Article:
Software Patent News for January 24th

Software Patent News for January 24th:

  • UK IPO sticks to four-step software patent test []
    "The [UK] Intellectual Property Office has previously recognised that an invention which either solves a technical problem external to the computer or solves "a technical problem within the computer" is not excluded," it said. "What Symbian has now shown is that improving the operation of a computer by solving a problem arising from the way the computer was programmed – for example, a tendency to crash due to conflicting library program calls – can also be regarded as solving "a technical problem within the computer" if it leads to a more reliable computer."
  • Canada, Intellectual Property, Bilski Applied: The Start Of The Ripple Effect []
    ". . .the law in Canada has always been more restrictive in this field [software patents] than in the United States. Since the 1981 decision of Schlumberger Canada Ltd. v. Commissioner of Patents [(1981) 56 C.P.R. (2d) 204 (FCA)], software-related inventions have been patentable [in Canada] if the new software was coupled with computer hardware, even if the hardware component is nominal."
  • April deadline set for submissions in EPO Software Patent Case [Managing Intellectual Property]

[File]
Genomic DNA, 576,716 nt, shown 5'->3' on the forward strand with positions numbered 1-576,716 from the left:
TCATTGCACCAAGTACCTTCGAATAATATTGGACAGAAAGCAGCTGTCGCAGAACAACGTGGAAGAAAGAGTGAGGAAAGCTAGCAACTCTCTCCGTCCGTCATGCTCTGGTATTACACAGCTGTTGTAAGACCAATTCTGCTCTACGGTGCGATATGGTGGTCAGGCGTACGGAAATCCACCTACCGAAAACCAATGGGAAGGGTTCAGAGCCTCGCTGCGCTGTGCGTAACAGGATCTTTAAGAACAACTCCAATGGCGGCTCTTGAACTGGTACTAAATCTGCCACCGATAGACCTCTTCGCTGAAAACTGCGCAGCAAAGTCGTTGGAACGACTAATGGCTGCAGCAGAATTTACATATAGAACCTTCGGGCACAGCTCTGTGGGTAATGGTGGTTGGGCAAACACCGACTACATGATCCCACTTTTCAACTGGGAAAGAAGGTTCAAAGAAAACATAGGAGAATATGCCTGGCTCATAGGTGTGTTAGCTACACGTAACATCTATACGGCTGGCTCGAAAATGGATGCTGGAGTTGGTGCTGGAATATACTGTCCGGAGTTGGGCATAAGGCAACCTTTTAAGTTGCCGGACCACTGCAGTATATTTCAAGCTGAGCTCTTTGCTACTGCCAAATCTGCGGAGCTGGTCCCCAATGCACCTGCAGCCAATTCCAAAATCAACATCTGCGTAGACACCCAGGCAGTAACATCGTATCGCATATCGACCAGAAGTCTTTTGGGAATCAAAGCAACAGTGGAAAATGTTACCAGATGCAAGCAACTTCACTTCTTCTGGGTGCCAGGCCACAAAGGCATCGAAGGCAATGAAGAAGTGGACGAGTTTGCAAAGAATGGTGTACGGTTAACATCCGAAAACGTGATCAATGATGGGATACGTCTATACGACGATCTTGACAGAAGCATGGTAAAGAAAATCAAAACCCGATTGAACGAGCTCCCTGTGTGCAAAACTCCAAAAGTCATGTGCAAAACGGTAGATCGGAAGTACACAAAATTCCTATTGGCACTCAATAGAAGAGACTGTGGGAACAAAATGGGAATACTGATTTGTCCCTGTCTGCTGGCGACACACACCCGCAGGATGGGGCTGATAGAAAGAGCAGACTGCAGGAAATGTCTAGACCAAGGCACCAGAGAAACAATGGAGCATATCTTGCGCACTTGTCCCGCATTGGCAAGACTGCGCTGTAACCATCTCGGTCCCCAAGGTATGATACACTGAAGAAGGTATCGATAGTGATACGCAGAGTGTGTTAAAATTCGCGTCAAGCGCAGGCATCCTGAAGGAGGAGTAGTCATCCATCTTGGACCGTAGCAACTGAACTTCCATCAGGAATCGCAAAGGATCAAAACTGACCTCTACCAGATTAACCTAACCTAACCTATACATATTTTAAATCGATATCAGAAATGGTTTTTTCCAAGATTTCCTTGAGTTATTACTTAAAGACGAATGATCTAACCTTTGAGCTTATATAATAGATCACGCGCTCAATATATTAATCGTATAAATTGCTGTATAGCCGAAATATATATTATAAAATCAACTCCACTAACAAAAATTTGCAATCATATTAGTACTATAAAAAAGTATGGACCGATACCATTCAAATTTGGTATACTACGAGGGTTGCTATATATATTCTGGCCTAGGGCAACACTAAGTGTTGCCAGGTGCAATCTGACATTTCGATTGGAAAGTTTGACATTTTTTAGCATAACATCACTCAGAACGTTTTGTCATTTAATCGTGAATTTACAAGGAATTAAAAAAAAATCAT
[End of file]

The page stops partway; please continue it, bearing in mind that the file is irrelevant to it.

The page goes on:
Interested parties have until the end of April to submit written statements to the EPO’s Enlarged Board of Appeal for the president’s referral on the patentability of computer programs. Given the controversy over the patenting of computer programs in recent years, a large number of submissions can be expected, from the software industry, legal professionals, trade associations and the open-source and anti-software patent communities.
  • Battle Between Software Patents and Open Source []
    Pat Quinn on Software Patents "I am just a patent attorney who thinks software ought to be patentable and that the Federal Circuit went way farther than it should have in Bilski. But I can’t help but notice that by making open source software a priority President Obama is potentially showing his hand and throwing in with those who would rather not see a strong and vibrant patent system. . .
    . . . I trace back the fall of proprietary software and the beginning of the end of software patents to the day the Supreme Court issued its decision in the Microsoft-AT&T case. One curious aspect of the Microsoft-AT&T decision was the choice by the majority to characterize software that is not in a format capable of being immediately loaded onto a computer as “an idea without physical embodiment.” "